Our guest today is Dr. Jay Gary, Educator, Futurist and Entrepreneur. He is Chair of the Association of Professional Futurists and one of America’s leading foresight educators. He is no stranger to business foresight. Throughout the ’90s, he worked as a “millennial consultant,” helping cities mark their passage into the 21st century. After that he worked for a decade teaching strategic foresight to graduate students. Dr. Jay is the author of over 33 publications including a 2017 co-authored piece on “Building Foresight Capacity” which documented APF’s “Foresight Competency Model”.
Hello and welcome back to the Dr. Nilda Business Foresight Show. Today I have with me my co-host Rachel Calderon. Say hello Rachel.
Hello everyone! How are you?
I have Dr. Jay Garry. Say hello Dr. Jay.
I want to read your bio really quickly. Dr. Jay Gary is an educator, futurist and entrepreneur. He is Chair of the Association of Professional Futurists and one of America’s leading foresight educators. He is no stranger to business foresight. Throughout the ’90s, he worked as a “millennial consultant,” helping cities mark their passage into the 21st century. After that he worked for a decade teaching strategic foresight to graduate students. Dr. Jay is the author of over 33 publications including a 2017 co-authored piece on “Building Foresight Capacity” which documented APF’s “Foresight Competency Model” where to weave futurist views. I want to welcome Dr. Gary. He is not just the chair of the APF which I totally appreciate but he was my professor. If I know what I know I owe it to Dr. Gary. Thank you, Dr. Gary.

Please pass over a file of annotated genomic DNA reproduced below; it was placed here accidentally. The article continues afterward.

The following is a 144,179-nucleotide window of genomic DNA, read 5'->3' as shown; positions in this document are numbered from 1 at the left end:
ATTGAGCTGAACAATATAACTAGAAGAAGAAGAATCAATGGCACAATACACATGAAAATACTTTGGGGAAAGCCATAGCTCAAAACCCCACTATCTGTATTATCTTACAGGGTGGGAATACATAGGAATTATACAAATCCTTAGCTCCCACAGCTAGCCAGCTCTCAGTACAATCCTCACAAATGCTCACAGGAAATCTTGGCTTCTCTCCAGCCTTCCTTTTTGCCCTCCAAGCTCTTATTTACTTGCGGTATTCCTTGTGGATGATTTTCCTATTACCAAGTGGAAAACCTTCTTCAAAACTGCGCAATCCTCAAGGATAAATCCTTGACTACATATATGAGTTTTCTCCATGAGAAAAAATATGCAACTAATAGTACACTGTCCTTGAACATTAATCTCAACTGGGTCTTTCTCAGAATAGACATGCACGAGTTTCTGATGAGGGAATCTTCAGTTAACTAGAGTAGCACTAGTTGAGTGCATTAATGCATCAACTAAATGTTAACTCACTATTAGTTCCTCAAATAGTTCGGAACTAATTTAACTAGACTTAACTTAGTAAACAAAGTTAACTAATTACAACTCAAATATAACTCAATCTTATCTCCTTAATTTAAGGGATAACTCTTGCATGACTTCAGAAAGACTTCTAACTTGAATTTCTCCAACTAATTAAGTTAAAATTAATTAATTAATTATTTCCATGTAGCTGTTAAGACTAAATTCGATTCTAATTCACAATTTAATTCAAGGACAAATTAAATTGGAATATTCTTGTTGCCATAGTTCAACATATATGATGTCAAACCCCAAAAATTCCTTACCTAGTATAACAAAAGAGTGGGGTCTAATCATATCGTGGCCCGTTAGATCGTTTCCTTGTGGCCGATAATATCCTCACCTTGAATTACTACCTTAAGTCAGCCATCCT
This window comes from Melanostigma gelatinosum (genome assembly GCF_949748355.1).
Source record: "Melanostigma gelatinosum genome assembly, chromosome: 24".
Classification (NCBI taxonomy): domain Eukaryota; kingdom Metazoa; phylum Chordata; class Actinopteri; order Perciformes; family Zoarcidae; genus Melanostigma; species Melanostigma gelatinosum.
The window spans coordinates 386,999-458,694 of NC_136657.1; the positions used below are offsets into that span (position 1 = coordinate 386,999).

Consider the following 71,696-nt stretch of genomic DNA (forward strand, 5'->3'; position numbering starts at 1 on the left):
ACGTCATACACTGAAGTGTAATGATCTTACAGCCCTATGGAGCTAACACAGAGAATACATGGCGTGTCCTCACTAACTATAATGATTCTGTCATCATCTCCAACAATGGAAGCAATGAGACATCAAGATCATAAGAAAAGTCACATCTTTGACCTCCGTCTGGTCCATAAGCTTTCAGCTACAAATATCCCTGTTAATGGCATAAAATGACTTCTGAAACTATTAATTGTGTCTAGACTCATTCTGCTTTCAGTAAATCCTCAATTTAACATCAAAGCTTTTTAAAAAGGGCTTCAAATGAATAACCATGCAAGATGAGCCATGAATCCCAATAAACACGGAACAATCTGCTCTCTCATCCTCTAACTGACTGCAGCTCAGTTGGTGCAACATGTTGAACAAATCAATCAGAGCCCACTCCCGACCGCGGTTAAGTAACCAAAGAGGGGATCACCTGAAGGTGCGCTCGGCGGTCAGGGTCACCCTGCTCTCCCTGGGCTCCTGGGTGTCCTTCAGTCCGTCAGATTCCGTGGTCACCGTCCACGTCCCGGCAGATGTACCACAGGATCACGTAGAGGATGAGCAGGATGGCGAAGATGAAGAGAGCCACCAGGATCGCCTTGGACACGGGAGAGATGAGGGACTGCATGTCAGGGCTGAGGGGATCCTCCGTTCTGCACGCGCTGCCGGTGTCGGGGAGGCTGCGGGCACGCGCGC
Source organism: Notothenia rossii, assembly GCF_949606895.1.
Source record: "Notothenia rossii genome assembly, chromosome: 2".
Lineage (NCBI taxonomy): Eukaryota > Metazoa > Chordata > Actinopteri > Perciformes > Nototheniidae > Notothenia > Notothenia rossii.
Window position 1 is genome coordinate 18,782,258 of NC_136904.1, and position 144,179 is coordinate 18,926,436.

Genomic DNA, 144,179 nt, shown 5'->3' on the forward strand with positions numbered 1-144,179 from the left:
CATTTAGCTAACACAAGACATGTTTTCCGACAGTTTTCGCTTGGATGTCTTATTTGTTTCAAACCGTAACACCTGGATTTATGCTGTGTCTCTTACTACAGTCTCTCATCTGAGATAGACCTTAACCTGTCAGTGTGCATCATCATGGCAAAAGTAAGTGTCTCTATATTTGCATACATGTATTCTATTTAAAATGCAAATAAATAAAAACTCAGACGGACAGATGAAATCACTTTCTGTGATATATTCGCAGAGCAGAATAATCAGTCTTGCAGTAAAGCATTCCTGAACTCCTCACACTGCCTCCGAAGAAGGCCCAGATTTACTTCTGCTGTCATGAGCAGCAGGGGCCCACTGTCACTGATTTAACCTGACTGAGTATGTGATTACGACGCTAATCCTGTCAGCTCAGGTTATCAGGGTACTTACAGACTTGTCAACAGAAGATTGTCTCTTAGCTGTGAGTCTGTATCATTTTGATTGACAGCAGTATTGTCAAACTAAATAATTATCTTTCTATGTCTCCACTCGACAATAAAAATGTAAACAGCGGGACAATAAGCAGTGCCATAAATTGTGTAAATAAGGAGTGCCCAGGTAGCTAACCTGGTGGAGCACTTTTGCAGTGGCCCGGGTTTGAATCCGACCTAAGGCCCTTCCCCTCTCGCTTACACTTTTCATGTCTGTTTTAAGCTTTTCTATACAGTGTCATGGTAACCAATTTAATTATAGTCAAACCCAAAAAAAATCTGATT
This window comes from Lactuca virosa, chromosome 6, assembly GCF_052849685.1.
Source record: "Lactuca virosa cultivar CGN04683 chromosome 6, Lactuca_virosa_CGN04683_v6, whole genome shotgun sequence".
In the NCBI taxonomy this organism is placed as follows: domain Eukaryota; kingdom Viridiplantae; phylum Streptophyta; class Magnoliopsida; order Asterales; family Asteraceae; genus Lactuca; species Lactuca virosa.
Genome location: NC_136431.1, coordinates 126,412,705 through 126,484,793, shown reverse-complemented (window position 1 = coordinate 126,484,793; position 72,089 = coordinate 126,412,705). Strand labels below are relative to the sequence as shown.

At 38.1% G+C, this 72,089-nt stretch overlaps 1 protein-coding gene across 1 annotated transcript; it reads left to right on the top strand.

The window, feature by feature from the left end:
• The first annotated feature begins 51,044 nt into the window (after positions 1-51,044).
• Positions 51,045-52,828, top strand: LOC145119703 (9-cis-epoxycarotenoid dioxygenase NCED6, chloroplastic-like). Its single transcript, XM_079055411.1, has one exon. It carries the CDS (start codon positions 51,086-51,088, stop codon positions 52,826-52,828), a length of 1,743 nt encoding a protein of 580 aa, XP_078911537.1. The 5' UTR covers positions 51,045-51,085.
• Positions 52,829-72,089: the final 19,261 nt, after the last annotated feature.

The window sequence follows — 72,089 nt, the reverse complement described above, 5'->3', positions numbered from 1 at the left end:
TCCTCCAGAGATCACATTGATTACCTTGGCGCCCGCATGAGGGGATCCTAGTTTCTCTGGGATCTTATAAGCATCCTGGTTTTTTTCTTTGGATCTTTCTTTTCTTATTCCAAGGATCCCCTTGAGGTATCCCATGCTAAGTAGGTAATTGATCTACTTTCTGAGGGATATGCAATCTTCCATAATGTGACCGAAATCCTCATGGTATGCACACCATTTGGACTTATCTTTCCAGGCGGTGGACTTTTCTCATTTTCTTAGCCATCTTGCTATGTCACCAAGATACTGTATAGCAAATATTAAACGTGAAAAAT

Thank you, Dr. Gary.
Thank you, Rachel. You ask how did I get to this point in my life where the future has been a kind of a guiding light? I’ve always been attracted to pull of the future. I was watching Star Trek Next Generation as I started my career. Imagination. Dreaming. Visually. There’s a pull of the future and there’s a push of the past. I always felt uncomfortable in the present. I’m open to the push of the pass, you know? Get out there and do something. But I’ve always been drawn to what could be and what should be not what is. From my experience, you mentioned Millennial Consulting, the big unpacking that is the year 2000 was a huge magnet to me and this is going back to ninety-four, ninety-two, ninety, the entire decade to me and the arrival of the 21st century. The promise of the third millennium spoke to me. I was the crazy let’s talk 2000 newsletters. I was involved in regional tourism and mega events toward 2000. So, my approach to that was, “the future enters into us in order to transform us long before it happens.” So, the future to me the promise of it and the peril can transform us to become more human. That’s been my passion and why I’ve had the star of 2000, the name of my book in the nineties was The Star of 2000: Our Journey Toward Hope. That’s why this magnet has had such a pull on me. The future is something that we act on every day. Get up and ready for it.
How do you explain foresight to a non-futurist that wants to understand futures because we have a very large audience that really wants to know more about this?